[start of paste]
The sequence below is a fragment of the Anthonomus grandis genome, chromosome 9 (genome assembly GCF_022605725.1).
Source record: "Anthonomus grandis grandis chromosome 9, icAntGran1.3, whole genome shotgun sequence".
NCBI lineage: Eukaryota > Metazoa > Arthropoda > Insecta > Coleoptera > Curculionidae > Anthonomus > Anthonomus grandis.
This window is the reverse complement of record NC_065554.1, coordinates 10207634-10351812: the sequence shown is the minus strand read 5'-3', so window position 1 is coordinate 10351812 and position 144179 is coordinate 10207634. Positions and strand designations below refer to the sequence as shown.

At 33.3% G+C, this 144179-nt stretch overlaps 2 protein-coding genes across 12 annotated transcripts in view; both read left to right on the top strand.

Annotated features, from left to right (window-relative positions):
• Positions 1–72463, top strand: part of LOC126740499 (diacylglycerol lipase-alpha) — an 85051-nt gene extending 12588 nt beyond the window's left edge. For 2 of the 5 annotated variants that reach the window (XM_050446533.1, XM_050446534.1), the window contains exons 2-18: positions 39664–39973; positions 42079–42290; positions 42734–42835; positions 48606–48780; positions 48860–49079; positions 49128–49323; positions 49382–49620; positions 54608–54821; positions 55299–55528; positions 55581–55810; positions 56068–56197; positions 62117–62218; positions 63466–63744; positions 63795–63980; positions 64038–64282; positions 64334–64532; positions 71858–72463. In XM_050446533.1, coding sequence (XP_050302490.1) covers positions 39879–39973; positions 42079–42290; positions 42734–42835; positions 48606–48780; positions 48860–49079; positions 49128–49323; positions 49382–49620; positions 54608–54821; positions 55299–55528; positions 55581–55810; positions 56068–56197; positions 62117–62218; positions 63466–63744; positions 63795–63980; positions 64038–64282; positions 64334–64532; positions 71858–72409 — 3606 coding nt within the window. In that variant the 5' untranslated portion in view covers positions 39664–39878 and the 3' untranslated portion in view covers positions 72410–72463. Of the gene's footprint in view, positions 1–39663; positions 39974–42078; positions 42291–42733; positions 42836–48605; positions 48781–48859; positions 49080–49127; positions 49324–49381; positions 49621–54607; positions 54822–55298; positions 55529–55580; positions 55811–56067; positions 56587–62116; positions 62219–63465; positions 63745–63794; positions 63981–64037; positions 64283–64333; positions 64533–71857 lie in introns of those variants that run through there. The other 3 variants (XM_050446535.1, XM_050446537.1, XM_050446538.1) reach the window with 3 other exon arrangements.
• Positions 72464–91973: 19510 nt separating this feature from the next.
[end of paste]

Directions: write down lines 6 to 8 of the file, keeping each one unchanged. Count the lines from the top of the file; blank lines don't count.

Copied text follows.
Annotated features, from left to right (window-relative positions):
• Positions 1–72463, top strand: part of LOC126740499 (diacylglycerol lipase-alpha) — an 85051-nt gene extending 12588 nt beyond the window's left edge. For 2 of the 5 annotated variants that reach the window (XM_050446533.1, XM_050446534.1), the window contains exons 2-18: positions 39664–39973; positions 42079–42290; positions 42734–42835; positions 48606–48780; positions 48860–49079; positions 49128–49323; positions 49382–49620; positions 54608–54821; positions 55299–55528; positions 55581–55810; positions 56068–56197; positions 62117–62218; positions 63466–63744; positions 63795–63980; positions 64038–64282; positions 64334–64532; positions 71858–72463. In XM_050446533.1, coding sequence (XP_050302490.1) covers positions 39879–39973; positions 42079–42290; positions 42734–42835; positions 48606–48780; positions 48860–49079; positions 49128–49323; positions 49382–49620; positions 54608–54821; positions 55299–55528; positions 55581–55810; positions 56068–56197; positions 62117–62218; positions 63466–63744; positions 63795–63980; positions 64038–64282; positions 64334–64532; positions 71858–72409 — 3606 coding nt within the window. In that variant the 5' untranslated portion in view covers positions 39664–39878 and the 3' untranslated portion in view covers positions 72410–72463. Of the gene's footprint in view, positions 1–39663; positions 39974–42078; positions 42291–42733; positions 42836–48605; positions 48781–48859; positions 49080–49127; positions 49324–49381; positions 49621–54607; positions 54822–55298; positions 55529–55580; positions 55811–56067; positions 56587–62116; positions 62219–63465; positions 63745–63794; positions 63981–64037; positions 64283–64333; positions 64533–71857 lie in introns of those variants that run through there. The other 3 variants (XM_050446535.1, XM_050446537.1, XM_050446538.1) reach the window with 3 other exon arrangements.
• Positions 72464–91973: 19510 nt separating this feature from the next.